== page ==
Let’s begin by saying that I know this image is based on a flawed series of captures. The alignment was slightly off, and I idiotically decided I could fix it without stopping the whole sequence and re-aligning the mount properly. Things went rapidly downhill, and all of the stacked images show some motion in right ascension, declination, or more usually in both.
But how much can be recovered from the images even with the flaws? I’ve cropped the images down to a 400-pixel square section of the original and aligned them so you can see how far I managed to get.
Roll your mouse over the caption below the image to show other versions of the Ring…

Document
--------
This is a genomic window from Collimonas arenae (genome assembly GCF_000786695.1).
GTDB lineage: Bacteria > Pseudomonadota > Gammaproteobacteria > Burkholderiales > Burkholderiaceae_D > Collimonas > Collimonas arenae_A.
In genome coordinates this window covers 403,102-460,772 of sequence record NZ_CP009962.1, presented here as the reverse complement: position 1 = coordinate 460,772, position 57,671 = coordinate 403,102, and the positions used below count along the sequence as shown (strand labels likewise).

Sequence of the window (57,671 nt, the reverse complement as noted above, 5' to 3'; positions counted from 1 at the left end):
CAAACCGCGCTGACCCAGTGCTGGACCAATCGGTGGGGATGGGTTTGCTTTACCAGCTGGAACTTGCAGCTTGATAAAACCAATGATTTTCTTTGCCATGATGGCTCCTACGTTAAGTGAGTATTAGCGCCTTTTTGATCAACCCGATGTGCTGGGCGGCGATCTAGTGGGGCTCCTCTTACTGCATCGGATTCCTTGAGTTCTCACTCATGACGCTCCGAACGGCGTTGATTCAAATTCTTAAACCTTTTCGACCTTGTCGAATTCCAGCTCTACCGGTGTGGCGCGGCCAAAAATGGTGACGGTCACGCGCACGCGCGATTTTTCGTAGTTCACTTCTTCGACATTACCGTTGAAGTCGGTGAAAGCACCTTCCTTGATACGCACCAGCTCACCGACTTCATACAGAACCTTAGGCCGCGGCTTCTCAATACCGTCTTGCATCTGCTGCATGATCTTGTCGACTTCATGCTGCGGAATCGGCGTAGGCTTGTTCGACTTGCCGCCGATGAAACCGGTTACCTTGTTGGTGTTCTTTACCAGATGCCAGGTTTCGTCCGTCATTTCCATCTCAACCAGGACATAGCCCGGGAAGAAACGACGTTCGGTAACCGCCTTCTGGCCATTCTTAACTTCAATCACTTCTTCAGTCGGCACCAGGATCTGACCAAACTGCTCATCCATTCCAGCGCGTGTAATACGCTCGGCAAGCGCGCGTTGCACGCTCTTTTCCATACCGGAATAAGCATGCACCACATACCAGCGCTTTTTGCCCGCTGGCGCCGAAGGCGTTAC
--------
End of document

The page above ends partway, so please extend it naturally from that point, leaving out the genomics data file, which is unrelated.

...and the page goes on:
The single frame shows lots of sky fog due to the moon and the city, but the 28-frame stack makes it possible to remove the sky fog to show the Ring Nebula alone. By pushing levels and accepting a little more noise it is possible to see even more details. In the labelled version of the pushed image, some of the stars are labelled with the magnitudes shown in Starry Night 4.52, and the region of IC1296 (a distant galaxy) is circled.
With more and longer exposures and a corrected alignment, much of the detail in the pushed image would move to the main stack, and details lost due to the processing required to adjust for the motion blur would return. Even though M57 is a small object at the FLT-110’s prime focus, it returns a good reward for time invested.